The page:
• And Epi calls for 1/2 teaspoon fine sea salt, but I think it’s fair to say that you can be pa-retty generous with the salting.
  • 1/4 teaspoon freshly ground black pepper

Share Beets!More Share Beets!Our beets from our CSA, as always, were gorgeous. Their colors are just unreal. I’m so infatuated with beet color that I once dyed a few articles of clothing with beet juice, thinking the color would penetrate. It did not, and my T’s vaguely resembled having been dragged through the mud. Fail.

But don’t they look like purple Cindy-Loo-Who’s?

Unlike Epicurious, we roasted our beets first because I really dislike the way boiled beets taste (hey, maybe that’s the objection Britt has!) and we thought the roasty flavor might add a nice quality to the soup.

Zebra BeetsRoasting Zebra BeetsOnce the beets were finished roasting (in a container with aluminum foil over it, at 350° for about an hour or until you can easily pierce them with a fork) we removed the skins by dropping the still-hot beets in an ice bath, then sautéed the onions, garlic, and ginger. We added the beets, stirred ’em around, then the vegetable broth and can of coconut milk and S&P. Then blended with an Immersion Blender.Beets and AromaticsImmersion BlendingWe left it to cook and thicken altogether for a bit, and then put it in the fridge to serve chilled later, although it’s very tasty served warm as well. I swirled some pomegranate molasses on the top (which kind of made the dish) and garnished with a peppery arugula leaf.

IMG_6956For our second course we had a flatbread – dough ala Evan – with tomato sauce (entirely CSA share and window garden tomatoes), share broccoli, share arugula, share peppers, (non-share) shallots and black olives, paired with a share romaine salad with (non-share) avocado, and peanut sauce. Share-iffic. I’d been referring to our flatbread as a vegan pizza, but Evan explained that it cannot be pizza without cheese. And so: flatbread.

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Yummy meal; yummier company.

Evan later said to me: “Why did we make beet soup for Brittany? It seems a little cruel…” I had no acceptable answer for him, except to say that I’d wanted to try it, and she and Tyler were coming for dinner. My sincerest apologies for being an asshole.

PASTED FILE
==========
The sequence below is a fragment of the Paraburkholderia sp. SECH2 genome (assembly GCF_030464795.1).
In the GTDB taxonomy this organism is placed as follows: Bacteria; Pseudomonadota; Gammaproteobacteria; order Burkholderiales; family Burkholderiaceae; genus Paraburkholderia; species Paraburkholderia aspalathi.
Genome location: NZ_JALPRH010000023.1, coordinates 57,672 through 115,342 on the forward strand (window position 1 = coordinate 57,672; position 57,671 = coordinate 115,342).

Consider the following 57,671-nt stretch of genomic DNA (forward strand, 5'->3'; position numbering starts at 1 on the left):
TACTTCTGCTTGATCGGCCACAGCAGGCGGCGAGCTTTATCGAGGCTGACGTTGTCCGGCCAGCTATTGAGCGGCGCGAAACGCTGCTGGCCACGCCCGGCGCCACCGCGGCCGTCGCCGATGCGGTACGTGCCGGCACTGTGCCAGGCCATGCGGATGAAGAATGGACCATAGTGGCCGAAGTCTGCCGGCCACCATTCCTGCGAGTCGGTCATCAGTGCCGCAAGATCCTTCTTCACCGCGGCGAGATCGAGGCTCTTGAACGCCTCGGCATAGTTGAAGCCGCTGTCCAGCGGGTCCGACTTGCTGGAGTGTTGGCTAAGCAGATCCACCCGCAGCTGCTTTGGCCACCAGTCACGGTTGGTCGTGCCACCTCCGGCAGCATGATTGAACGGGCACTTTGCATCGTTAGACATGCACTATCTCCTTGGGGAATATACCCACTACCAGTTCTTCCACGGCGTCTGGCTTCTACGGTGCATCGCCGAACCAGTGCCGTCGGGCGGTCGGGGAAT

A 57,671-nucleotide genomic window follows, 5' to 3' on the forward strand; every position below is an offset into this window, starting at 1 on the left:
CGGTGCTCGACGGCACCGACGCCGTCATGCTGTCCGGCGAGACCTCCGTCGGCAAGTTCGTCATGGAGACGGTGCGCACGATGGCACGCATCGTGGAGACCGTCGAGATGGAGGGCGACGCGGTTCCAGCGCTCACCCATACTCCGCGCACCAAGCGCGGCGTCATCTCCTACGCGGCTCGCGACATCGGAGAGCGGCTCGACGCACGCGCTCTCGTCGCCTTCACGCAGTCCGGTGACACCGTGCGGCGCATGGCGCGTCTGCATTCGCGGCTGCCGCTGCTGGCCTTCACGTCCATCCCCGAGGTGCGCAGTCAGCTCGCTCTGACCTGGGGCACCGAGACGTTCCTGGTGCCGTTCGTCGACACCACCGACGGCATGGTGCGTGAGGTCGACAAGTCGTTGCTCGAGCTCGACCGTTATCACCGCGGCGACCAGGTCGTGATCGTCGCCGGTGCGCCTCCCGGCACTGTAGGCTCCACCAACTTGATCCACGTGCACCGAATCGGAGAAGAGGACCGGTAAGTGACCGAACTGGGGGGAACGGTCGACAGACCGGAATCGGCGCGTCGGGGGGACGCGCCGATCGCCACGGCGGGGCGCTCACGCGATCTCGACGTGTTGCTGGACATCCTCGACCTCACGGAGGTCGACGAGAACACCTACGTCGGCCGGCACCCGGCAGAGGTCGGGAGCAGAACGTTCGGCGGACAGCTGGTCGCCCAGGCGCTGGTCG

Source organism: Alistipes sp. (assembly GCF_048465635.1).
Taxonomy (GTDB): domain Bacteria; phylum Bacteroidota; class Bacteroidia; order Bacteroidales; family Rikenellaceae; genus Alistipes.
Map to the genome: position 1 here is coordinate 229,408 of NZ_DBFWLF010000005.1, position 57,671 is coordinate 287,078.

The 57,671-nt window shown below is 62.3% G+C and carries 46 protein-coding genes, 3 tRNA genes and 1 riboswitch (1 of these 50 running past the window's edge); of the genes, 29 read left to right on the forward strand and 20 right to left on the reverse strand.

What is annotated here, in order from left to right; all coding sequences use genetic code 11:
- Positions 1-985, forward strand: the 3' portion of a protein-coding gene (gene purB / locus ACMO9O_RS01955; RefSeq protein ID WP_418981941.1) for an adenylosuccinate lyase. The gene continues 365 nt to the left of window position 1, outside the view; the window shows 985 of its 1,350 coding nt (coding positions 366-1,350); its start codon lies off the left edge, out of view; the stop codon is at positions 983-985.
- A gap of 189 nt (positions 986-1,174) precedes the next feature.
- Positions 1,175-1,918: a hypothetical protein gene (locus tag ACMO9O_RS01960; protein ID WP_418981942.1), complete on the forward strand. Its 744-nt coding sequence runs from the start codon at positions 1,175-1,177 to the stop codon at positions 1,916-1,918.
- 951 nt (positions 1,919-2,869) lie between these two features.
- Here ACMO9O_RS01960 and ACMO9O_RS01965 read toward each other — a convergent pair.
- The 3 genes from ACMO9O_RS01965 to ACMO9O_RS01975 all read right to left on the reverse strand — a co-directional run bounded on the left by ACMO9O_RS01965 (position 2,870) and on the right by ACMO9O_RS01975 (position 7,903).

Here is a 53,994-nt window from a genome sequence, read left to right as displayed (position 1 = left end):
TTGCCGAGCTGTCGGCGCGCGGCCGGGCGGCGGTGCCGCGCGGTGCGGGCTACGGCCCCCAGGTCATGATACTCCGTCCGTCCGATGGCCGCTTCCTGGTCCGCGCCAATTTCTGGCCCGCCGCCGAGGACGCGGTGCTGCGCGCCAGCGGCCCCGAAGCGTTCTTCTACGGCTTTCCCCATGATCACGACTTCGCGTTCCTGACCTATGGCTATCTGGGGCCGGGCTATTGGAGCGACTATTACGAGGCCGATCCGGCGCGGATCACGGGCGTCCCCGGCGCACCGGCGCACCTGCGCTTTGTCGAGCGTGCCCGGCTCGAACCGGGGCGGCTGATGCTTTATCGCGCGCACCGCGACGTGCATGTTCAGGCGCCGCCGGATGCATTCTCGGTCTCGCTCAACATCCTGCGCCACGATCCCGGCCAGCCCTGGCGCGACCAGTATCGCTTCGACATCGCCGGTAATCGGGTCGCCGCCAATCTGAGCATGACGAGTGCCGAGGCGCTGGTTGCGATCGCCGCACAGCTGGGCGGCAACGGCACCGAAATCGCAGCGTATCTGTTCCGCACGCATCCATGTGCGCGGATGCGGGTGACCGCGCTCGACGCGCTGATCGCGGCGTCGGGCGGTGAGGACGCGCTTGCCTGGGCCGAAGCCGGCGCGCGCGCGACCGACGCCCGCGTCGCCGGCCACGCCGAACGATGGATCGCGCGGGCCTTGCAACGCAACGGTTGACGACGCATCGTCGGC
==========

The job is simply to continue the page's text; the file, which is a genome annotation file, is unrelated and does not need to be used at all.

But when asked, Brittany said, “I still hate beets… but look at my bowl.” (Empty.) Then she clarified: “It wasn’t beet forward.”

Brittany and Beet Soup.

Tequila-Tofu Taco Night

Taco NightAfter debating the merits of Chipotle earlier this week, all we could think about was Mexican food.  It might not be the most sustainable meal, but one of our favorite vegan dinners when we need a light cooking night is tequila tofu tacos. It’s freakishly easy, and a stellar backup for nights when spending long hours in the kitchen feels foreboding.

We sauté up some firm tofu in olive oil with:

  • lime
  • cumin
  • coriander
  • a splash of tequila
  • garlic
  • and sea salt

Then we chop up whatever came in our share that week – preferably tomatoes (love cherry), sometimes corn, or occasionally cabbage for some crunch. And we cut up some avocado. (Sorry fellow locavores, I simply can’t help eating avocados… like, all the time.) Er, and occasionally the addition of pineapple is just about the best thing ever.

Tofu TacosPan-fry some soft taco shells, stuff them with goodies, add some chile sauce. And enjoy.

Taco DonezoAnd just for good measure: a little tequila on the side never hurts.

The Eight-Legged Vegetable

Sometimes an obscure vegetable can pop up in your CSA share.  Take, for example, the purple kohlrabi.

Purple Kholrabi

What does one do with a purple kohlrabi?

My parents once made a deal that if my pop would do the food shopping, my mum would cook anything he brought home for a month. Taking this as a challenge (not a compromise), the old man got more and more creative with what she came home to. On the day she opened the fridge and found an entire octopus, she surrendered, and they’ve been sharing the shopping responsibilities since. Finding a purple kohlrabi felt a lot like finding an octopus.

The best way we’ve found to negotiate the less common is to blindly jump in and Sauteed Vegetablesfirst taste it raw, then cooked, then hope to high hell you match it with the proper ingredients. We paired our purple kohlrabi with bok choy and peppers in some olive oil, while making a curry sauce separately. For the curry we Tofu Currysauteed onion, garlic, and scallions. We added some fresh ginger, curry powder, and turmeric. Then covered it in coconut milk and a bit of soy sauce, and simmered. Then we chucked in some tofu, the sauteed vegetables, poured it all over rice, and dinner was concocted.

The kohlrabi reminded us vaguely of turnip, although it had been described to us as tasting like broccoli stalk. Raw it was subtle and crunchy. We found that the longer it cooked, the sweeter and more flavorful it became.  The occasional (accidental) crispier kohlrabi slices, ended up being the best part of our curry.

Kholrabi and Tofu Stirfry

Given the chance, even an octopus can surprise you.